This one’s for you if you’d like to understand more about the Bible.

As humans, we live quite happily in the knowledge that we all have favourite colours that differ, favourite singers that differ, favourite clothes and shops that differ, hobbies and interests that differ, favourite foods and drinks that differ. I could go on but I think you get the gist. For some reason we just can’t quite accept that we have different tastes when it comes to faith. I read this book in an effort to deepen my understanding of the Christian faith. There was no particular reason for picking the Bible over the religious text of any other religion, it just so happened that this book caught my eye, partly because the author has gone through periods of being both religious and an atheist. Having come to the realisation that the Bible can mean very different things to different people within Christianity, I immediately felt ignorant that I had thought of people within a faith as uniform in some way. Which takes you back to my first sentence. Round and round in circles, appreciating the diversity of human culture. Something to celebrate. To rejoice in. To respect and have compassion for. Now more than ever before. Read these quotes to the end- the last two will reinforce this message.

“None of these documents [New Testament writings] provide more than fragmentary hints of what the actual historical Jesus did or said…They are gifts of an inherited tradition of faith. They are not ‘research materials’: they are the living words of an already existing tradition, which worships Christ as redeemer.” p20

Reading the New Testament “the understanding can never grow unless, as in the middle of a baffling foreign liturgy, we allow it to speak to us, rather than imposing our prejudices and presuppositions upon it.”p22

“No doubt the religiously based conflicts in the world originated for any number of psyschological, historical and sociological reasons…fought between people who entertained different views on the Bible. And these views were not based on reasonable difference. The bitterest wars, the bloodiest battles, were fought between people of near- total ignorance.”p29

On fundamentalists who take the Bible’s words literally. “Obscure bits of the Bible, perhaps scratched on a piece of papyrus in the second century BC, relating to some Bronze Age myth, were seriously produced, in the US and GB, as reasons for objecting to medical research, or liberalisation of certain laws. Questions about how we could teach our children science are also obscured by arcane twisting of the Bible, to make it a geological or a biological textbook, set up in competition against the discoveries of post- 1850 scientists.” p30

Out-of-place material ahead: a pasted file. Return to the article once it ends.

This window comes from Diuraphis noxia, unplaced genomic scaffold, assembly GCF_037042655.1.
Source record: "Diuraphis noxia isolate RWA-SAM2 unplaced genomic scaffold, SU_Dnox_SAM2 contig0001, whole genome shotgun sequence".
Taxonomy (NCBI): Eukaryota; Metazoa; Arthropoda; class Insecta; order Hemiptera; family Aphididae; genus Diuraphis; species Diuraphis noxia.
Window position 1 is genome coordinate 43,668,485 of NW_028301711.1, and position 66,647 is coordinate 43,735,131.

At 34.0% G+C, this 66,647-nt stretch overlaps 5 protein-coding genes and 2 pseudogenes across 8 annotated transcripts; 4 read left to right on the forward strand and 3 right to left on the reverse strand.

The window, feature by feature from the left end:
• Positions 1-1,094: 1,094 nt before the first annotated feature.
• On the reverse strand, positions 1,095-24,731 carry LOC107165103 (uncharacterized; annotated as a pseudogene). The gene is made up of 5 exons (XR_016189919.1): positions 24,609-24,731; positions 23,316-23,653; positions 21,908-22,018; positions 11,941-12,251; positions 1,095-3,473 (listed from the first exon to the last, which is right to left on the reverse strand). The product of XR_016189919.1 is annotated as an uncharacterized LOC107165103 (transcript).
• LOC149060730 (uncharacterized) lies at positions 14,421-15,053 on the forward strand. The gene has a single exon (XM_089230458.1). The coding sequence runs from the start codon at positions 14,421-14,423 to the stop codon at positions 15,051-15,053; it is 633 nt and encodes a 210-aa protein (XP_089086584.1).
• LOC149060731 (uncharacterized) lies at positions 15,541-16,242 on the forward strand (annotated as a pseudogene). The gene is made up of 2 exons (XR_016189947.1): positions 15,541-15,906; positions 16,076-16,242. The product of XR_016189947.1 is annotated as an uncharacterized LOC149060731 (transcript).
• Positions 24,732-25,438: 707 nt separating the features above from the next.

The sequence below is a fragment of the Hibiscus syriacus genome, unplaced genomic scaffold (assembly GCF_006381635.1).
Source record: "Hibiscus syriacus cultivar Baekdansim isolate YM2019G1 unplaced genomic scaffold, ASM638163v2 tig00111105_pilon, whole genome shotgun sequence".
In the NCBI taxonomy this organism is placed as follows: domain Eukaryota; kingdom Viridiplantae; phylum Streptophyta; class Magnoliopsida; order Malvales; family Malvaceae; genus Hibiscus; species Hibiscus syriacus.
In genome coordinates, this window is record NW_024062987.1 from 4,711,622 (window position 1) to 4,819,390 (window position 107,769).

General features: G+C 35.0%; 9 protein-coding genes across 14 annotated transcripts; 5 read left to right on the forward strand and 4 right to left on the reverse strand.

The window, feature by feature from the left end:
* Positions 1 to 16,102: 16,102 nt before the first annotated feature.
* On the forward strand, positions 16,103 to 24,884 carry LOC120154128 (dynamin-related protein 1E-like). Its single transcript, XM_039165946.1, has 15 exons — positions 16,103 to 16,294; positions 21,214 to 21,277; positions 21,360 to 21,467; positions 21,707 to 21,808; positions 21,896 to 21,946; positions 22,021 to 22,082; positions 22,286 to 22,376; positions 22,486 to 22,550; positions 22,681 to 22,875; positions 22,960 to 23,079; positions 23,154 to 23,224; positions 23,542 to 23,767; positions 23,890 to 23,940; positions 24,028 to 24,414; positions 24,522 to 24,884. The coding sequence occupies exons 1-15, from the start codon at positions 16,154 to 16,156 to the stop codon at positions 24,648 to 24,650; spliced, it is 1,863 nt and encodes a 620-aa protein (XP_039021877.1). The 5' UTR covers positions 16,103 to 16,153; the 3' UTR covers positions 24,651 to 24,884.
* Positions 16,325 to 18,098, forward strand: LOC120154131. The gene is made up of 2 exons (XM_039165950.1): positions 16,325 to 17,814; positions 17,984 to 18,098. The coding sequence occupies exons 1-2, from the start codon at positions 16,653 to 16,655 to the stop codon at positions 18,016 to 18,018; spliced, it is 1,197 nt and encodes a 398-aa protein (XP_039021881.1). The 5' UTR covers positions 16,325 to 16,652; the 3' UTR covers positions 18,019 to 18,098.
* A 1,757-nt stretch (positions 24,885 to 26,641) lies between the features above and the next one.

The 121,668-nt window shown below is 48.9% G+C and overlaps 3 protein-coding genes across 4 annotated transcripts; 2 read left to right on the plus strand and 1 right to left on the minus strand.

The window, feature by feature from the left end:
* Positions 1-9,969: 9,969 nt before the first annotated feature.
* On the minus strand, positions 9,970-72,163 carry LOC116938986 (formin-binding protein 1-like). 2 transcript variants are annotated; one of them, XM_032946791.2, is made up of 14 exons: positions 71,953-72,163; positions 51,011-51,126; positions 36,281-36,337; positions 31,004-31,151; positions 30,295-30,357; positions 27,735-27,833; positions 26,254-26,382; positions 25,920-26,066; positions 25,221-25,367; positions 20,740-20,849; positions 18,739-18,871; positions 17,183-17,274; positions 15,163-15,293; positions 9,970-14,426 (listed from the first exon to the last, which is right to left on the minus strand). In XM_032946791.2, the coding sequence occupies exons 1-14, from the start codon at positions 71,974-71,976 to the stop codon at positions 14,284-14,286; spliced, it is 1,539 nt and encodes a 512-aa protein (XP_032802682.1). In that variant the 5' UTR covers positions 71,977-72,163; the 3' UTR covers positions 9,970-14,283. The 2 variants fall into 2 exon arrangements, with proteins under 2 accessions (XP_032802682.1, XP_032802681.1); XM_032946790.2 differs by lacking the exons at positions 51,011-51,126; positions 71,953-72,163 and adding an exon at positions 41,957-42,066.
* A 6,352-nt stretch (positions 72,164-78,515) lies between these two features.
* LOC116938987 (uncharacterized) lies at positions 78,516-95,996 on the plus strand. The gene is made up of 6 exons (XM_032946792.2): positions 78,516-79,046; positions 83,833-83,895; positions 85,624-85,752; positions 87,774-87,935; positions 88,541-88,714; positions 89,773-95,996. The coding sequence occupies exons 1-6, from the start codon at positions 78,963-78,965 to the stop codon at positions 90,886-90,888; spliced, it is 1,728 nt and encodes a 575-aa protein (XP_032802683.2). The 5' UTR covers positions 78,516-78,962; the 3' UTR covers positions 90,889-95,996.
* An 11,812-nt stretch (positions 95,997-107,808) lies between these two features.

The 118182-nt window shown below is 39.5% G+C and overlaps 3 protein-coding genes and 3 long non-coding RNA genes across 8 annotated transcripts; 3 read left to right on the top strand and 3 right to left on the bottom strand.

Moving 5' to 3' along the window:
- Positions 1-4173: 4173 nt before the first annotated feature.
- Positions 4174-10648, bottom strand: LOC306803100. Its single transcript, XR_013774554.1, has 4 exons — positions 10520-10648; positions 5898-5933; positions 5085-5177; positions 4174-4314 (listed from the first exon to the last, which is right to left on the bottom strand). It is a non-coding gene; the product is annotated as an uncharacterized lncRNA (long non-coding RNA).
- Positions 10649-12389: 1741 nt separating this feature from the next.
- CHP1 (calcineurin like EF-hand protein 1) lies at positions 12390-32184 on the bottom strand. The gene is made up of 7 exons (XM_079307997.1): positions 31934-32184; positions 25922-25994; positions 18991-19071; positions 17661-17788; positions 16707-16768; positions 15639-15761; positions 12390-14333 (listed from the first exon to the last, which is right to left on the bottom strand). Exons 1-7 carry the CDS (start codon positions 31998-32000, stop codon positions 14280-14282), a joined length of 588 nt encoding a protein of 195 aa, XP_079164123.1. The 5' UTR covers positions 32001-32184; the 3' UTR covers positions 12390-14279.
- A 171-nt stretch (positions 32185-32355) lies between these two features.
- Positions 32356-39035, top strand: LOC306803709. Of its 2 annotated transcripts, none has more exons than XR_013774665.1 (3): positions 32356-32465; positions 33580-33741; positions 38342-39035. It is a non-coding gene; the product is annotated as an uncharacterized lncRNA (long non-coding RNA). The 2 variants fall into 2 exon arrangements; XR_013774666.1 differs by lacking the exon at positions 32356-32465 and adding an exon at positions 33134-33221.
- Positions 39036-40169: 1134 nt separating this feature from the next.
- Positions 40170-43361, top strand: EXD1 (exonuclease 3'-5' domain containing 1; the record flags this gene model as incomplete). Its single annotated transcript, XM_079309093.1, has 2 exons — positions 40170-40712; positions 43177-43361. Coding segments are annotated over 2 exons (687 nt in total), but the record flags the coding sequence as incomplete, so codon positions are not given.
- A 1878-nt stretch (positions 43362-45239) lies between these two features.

Religious fundamentalists:“they expect other people to live their lives in a particular way because of their crazy way of interpreting the Bible.” p40/1

“because they do not read the Bible, because they do not read it over and over again as their forebears did, and live in it, these anti Godders and secularists have forgotten, totally, what the experience of reading the Bible is actually like”p46

“One the one hand, the written- still more the engraved- word has authority. It conveys, and reflects, power. Write something down and we are beginning to move towards a time when it is unchangeable”. To provide some context, the author was discussing the effect of making the Bible into a book. While this made it accessible to everyone who could read, it did away with the religious authorities who guarded its metaphorical meaning. p77

“Those who regard it as mental poison blind themselves to the forcefulness of religion as a power for good against monstrous injustices.” p84

“the really disturbing thing about the Book of Job, as about the Bible as a whole, is its refusal to answer the questions which it so honestly and devastatingly puts.” p108

“Rather than allowing these words to infuse their imaginations, some human beings would prefer to read the Bible ‘literally’, deriving from it not just the false impressions but shutting themselves off, not merely from an understanding of the Bible, but an understanding of anything at all.” p120

“But are we going to throw away all our religious inheritance, and two and a half thousand year of shared reading of the Bible, because we can’t be bothered to read it imaginatively?” p122

“Blessed are those who have not seen and yet have come to believe”p168

“Reading is always a two stage process, even if you are reading a newspaper or a cheap crime story: there is the process of you absorbing the text, and of the text itself working some performative act…making her or him a different person.” 183

“The Bible is the Book of the People, and we understand it by listening to what other people have made of it. Some of these people are so different from us that it is quite inconceivable that we shall ever think in exactly their way. This does not mean we have nothing to learn from them…they were human too, and some of their insights can help us.” p187

“It contains much that is puzzling, much that is repellant, much that is alarming, as does the human soul.” p191